Caroline Stitcher is home. Details of her disappearance from Friday afternoon until Saturday evening are still being determined, but she is with her family which is all that counts.
Given that outcome, I thought it would be helpful to highlight the power of social media. I am both amazed and humbled by the outpouring of support on Twitter and other channels, and wanted to capture it here. If anyone is still doubting the compelling viral nature of the technology, this should help convince them that it’s here to stay.
Starting on Facebook
On Saturday morning, Doug, a colleague from work, posted the following note in Facebook:
My god daughter has been missing now since yesterday afternoon. She went running by herself after school. Her friends saw her leave and she has not returned. We are all very frightened, as you can imagine. Please pray for her and her family. If you have friends at church who pray for people in trouble, please let them know about Caroline.
Several folks from work commented, and later in the day Doug posted that he was leaving Cleveland for Chicago with two of his sons to help with the search. He also shared a link to the Chicago Sun Times article with the story (which has continued to be updated with the latest information). What transpired after that is nothing short of remarkable.
Outpouring of Twitter Support
Angela Moore, Jon Anhold, Chris Boggs (all folks who have worked with Doug) and I all started to share an article from the Chicago Sun Times on Twitter and Facebook, outlining Caroline’s disappearance and information to reach the Deerfield, IL police department. I reached out to several Chicago based contacts on Twitter, and the retweeting began. David Armano [blog] added a hashtag #Caroline to be able to track on search.twitter.com, and was kind enough to respond to his network asking for people to retweet as much as possible. Some other notes:
- Several others began appealing to those with large constituencies on Twitter to help in the retweet effort. Amber Naslund [blog], Chris Brogan [blog], Mack Collier [blog], Jessica Smith [blog] and Julia Roy [blog] were among the many to respond and share with their networks.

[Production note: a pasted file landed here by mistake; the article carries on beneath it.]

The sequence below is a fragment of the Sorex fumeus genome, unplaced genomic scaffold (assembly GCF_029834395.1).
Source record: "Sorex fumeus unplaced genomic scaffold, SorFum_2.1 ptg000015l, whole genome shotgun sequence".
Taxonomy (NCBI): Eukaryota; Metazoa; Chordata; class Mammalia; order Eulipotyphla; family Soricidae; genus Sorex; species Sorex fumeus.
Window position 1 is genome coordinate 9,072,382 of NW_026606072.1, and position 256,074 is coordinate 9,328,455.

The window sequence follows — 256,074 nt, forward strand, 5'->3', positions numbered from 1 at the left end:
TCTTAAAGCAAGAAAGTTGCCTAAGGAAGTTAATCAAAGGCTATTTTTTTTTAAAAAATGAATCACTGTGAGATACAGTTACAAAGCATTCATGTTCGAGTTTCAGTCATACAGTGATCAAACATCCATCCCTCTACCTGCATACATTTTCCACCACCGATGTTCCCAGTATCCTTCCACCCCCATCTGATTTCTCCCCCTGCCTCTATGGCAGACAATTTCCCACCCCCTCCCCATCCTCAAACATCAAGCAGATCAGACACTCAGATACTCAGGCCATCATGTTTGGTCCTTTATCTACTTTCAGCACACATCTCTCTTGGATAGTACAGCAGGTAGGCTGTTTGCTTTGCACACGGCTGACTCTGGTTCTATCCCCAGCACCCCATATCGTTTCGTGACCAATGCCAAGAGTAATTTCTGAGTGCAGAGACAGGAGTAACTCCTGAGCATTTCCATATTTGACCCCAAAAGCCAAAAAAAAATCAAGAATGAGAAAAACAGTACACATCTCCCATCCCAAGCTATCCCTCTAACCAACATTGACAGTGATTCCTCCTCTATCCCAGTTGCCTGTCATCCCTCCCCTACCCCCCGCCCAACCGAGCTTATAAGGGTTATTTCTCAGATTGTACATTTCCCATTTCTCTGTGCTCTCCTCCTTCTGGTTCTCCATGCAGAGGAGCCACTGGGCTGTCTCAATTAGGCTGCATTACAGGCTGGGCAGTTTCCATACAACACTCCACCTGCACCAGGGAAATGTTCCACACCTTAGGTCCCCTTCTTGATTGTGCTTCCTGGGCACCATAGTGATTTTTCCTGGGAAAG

- MCHammer, Kevin Pollak, Soleil Moon Frye and Wil Wheaton were among the celebrities that responded.
- Several groups conversing on Twitter at the time also shared the news, including #typeamoms.
- Services like HelpFindMyChild and the TrueCrimeReport picked up the news.
- By 8:30PM ET, #Caroline hit #1 on twitter trends.
- The Sun Times article showed up on Digg and started to get some momentum.
- A Facebook group named, “Help Find Caroline Stitcher” approached 3000 members by late evening.
- All in all I’m sure thousands were reached – I’m working on digging up a report on number of mentions and the likely reach of the viral effect and will share it when it’s ready.
At the end of the day on Saturday, the good news broke that Caroline had returned home via a text message Doug sent me. A few minutes later Chicago Breaking News confirmed the details, and another round of “good news” retweets went out.
The Power of Social Media and Thank You
Take a look at search.twitter.com for #Caroline and drop back a few pages to what transpired during the wave of the evening spike. The support really speaks for itself. Here’s to a speedy recovery, Caroline – there’s no harm in that happening as fast as the news spread.
A very sincere thank you to the broad Twitter community for helping out and responding with your thoughts and retweets. Not this time, but I will not be surprised if community through social media tools one day is directly responsible for solving another situation like this one. In terms of my involvement, I’d like to think friends at work would take a moment to do the same if the situation were reversed.
Doug has shared another note on Facebook at 1:30am Sunday morning which I figured I would post here too:
Caroline is alive and we have her now
We are all unbelievably relieved and happy. Caroline is alive and with her loved ones now. No details have been sorted out, yet. As you can imagine, there are lots of people caring for her and it will be a while before the complete their work.
I also wanted to recognize several other Twitter MVPs who helped spread the word with fervor last night. Liz Strauss [blog] was already aware of Caroline’s situation and had engaged her network before I had contacted her. Dave Kerpen [blog] made several appeals to parents – as a father of three boys perhaps that was part of my motivation to help Doug. Senia Maymin [blog] also did a terrific job of asking celebrities and others with large networks to retweet the information. Thanks again everyone.
Photo credit: Deerfield, IL Police Dept